Trump mocks Christine Blasey Ford’s testimony

Supreme Court nominee Brett Kavanaugh

Supreme Court nominee Brett Kavanaugh

Before the crowd Tuesday night in Southaven, Mississippi, Trump imitated Ford during her testimony, mocking her for not knowing the answers to questions such as how she had gotten to the high school party where she says Supreme Court nominee Brett Kavanaugh sexually assaulted her.

Trump also mocked one of Kavanaugh's accusers, Christine Blasey Ford, for her Senate testimony last week.

In a sign of their hardening stance, Republicans began to aim the credibility questions at Ford.

Trump used Blasey's "powerful testimony" as "a political rally punchline", King added, and it won't serve him well with senators who are swing votes on Kavanaugh's nomination - particularly Republican Sens.

"How did you get home?"

"I had one beer, right?"

"How did you get there?" I don't remember. Where is the place?

"I find that numerous voters we talk to aren't clear about this whole process, " Morial said. Trump is unlikely to make direct appeals to the lawmakers on the fence, as he does not have particularly close relationships with those senators. By praising Kavanaugh's accuser Chistine Blasey Ford as a "fine woman" and a "very credible witness", Trump has positioned himself in a sweet spot ahead of Federal Bureau of Investigation returning the Kavanaugh dossier to him this week.

On Twitter, Michael Bromwich, a lawyer for Ford, called Trump's remarks "a vicious, vile and soulless attack". He also said that sexual assault survivors may be hindered from coming forward as a result.

Several people with information related to the allegations against Kavanaugh have said they have tried in vain to speak with the FBI, which is due to wrap up its investigation this week.

"It's kind of appalling", Sen.

Appearing at the Forbes Under 30 Summit in Boston, Flake said on Monday that he wants the FBI to conduct a "real investigation" and not one that "just gives us more cover". It was not immediately clear if Kavanaugh dropped out due to anticipation that he would be serving on the Supreme Court.

The president was in MS on Tuesday looking to use his influence to sway the outcome of a low-profile election that could tip the balance of the Senate.

Senator Jeff Flake, a moderate Republican who could be pivotal in the confirmation vote, raised concerns about the judge's "partisan" tone at the Judiciary Committee hearing. She was appointed by Mississippi Gov. Phil Bryant to fill the U.S. Senate seat vacated by Senator Thad Cochran, who retired in April this year. However, the source could not confirm the reason Kavanaugh would not be teaching at the school in 2019 beyond the statement sent out by school officials that he could "no longer commit to teaching his course". "What we see is the evidence doesn't back up her story". "And a vote for Cindy is a vote for me".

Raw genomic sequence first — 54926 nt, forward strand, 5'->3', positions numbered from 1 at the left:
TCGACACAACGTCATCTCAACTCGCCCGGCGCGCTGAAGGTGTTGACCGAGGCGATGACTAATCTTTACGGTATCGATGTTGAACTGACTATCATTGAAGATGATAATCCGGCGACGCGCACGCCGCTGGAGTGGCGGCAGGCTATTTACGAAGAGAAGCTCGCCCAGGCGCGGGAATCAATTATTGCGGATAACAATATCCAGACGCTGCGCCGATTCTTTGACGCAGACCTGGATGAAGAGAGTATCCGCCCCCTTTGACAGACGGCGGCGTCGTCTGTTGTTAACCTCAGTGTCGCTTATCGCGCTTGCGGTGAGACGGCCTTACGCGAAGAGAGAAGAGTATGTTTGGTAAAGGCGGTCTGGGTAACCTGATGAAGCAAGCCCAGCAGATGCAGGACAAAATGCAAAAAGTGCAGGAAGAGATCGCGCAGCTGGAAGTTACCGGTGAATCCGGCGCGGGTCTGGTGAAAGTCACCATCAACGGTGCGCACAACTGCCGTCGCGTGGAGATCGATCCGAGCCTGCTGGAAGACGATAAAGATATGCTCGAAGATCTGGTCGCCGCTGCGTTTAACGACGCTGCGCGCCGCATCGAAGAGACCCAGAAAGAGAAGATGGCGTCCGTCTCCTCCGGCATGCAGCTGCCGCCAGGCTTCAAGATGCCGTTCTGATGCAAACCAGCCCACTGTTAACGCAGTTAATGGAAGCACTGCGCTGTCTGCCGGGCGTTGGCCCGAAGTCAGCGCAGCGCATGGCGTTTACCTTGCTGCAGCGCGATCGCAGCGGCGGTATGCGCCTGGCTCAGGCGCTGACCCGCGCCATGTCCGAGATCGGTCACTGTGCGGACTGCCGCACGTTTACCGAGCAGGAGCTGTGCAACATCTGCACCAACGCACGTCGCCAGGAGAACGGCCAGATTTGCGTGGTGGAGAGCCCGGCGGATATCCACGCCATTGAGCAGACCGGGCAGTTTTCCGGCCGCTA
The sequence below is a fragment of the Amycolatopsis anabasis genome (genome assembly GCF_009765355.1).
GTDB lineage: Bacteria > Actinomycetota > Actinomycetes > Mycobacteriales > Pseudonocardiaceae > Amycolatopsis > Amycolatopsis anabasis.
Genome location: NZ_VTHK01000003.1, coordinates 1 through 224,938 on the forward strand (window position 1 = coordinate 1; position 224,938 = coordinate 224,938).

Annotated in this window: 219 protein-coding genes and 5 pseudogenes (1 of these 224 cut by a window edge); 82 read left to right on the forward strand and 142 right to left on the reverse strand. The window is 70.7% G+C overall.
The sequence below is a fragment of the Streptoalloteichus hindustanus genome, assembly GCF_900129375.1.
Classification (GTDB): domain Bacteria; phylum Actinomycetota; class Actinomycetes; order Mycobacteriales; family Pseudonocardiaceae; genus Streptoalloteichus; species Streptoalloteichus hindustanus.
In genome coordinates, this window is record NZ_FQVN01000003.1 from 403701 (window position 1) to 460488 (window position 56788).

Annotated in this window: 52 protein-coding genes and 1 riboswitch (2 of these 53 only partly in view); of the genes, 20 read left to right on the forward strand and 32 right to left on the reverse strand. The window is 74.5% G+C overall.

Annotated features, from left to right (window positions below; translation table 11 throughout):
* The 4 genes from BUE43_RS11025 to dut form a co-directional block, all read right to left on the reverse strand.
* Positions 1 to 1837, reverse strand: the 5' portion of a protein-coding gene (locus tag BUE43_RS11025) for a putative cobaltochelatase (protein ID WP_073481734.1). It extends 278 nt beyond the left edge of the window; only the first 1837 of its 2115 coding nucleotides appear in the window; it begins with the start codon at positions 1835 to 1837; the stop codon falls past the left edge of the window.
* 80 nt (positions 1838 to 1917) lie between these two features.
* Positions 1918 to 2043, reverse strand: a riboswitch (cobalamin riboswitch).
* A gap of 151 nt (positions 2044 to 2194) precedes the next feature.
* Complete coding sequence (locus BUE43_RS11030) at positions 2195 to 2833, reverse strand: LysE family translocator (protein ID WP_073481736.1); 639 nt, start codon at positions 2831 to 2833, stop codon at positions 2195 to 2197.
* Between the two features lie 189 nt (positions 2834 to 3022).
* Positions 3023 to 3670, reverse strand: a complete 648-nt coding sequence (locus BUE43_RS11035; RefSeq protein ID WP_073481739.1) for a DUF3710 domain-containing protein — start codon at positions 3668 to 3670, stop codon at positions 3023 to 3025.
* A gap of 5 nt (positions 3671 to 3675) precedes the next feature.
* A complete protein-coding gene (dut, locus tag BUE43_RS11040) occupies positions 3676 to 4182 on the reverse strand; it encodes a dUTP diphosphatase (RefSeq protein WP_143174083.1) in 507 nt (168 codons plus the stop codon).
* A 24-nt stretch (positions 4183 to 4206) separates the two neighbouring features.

"And a man's life is in tatters, a man's life is shattered", Trump continued. "They destroy people, these are really evil people", Trump said. It comes as Democrats have questioned whether he has been forthright about his drinking habits in his youth.

Some Republicans and White House allies have suggested the allegations against Kavanaugh can be potent political fodder in the run-up to November 6, animating GOP voters who have so far lacked the same motivation to head to the polls as their Democratic counterparts.

In the 2016 election, Trump won 53 percent of men compared with Hillary Clinton's 41 percent.

Trump, while making his case that Kavanaugh deserves a spot on the Supreme Court, told the rally crowd in MS, "I don't even know him". Voters will be casting ballots in November 6 elections in which Democrats are trying to seize control of Congress from Trump's party. The Judicial Crisis Network, which supports Kavanaugh, and the ACLU, which opposes him, both announced at least a million dollars in new advertising in recent days. Chris McDaniel, Hyde-Smith basked in the president's support.

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